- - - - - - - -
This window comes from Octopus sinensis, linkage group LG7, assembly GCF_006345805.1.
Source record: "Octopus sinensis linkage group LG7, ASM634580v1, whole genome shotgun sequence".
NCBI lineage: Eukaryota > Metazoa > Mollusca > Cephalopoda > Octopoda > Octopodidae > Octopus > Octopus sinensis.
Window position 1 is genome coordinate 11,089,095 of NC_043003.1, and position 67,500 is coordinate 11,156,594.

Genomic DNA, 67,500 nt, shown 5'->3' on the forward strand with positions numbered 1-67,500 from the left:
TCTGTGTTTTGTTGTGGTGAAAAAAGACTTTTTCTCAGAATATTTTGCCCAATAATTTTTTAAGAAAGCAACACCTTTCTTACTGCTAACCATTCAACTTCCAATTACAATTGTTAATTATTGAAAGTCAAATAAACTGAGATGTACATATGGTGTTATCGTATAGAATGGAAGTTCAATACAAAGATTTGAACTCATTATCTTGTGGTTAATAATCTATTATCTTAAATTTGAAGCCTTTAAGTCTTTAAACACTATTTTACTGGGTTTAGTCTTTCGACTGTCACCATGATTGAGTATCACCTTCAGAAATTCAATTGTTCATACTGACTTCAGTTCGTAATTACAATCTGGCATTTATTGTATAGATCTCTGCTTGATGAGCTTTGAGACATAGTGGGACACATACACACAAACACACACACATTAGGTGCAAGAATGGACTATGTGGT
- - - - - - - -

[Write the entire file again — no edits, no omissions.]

This window comes from Octopus sinensis, linkage group LG7, assembly GCF_006345805.1.
Source record: "Octopus sinensis linkage group LG7, ASM634580v1, whole genome shotgun sequence".
NCBI lineage: Eukaryota > Metazoa > Mollusca > Cephalopoda > Octopoda > Octopodidae > Octopus > Octopus sinensis.
Window position 1 is genome coordinate 11,089,095 of NC_043003.1, and position 67,500 is coordinate 11,156,594.

Genomic DNA, 67,500 nt, shown 5'->3' on the forward strand with positions numbered 1-67,500 from the left:
TCTGTGTTTTGTTGTGGTGAAAAAAGACTTTTTCTCAGAATATTTTGCCCAATAATTTTTTAAGAAAGCAACACCTTTCTTACTGCTAACCATTCAACTTCCAATTACAATTGTTAATTATTGAAAGTCAAATAAACTGAGATGTACATATGGTGTTATCGTATAGAATGGAAGTTCAATACAAAGATTTGAACTCATTATCTTGTGGTTAATAATCTATTATCTTAAATTTGAAGCCTTTAAGTCTTTAAACACTATTTTACTGGGTTTAGTCTTTCGACTGTCACCATGATTGAGTATCACCTTCAGAAATTCAATTGTTCATACTGACTTCAGTTCGTAATTACAATCTGGCATTTATTGTATAGATCTCTGCTTGATGAGCTTTGAGACATAGTGGGACACATACACACAAACACACACACATTAGGTGCAAGAATGGACTATGTGGT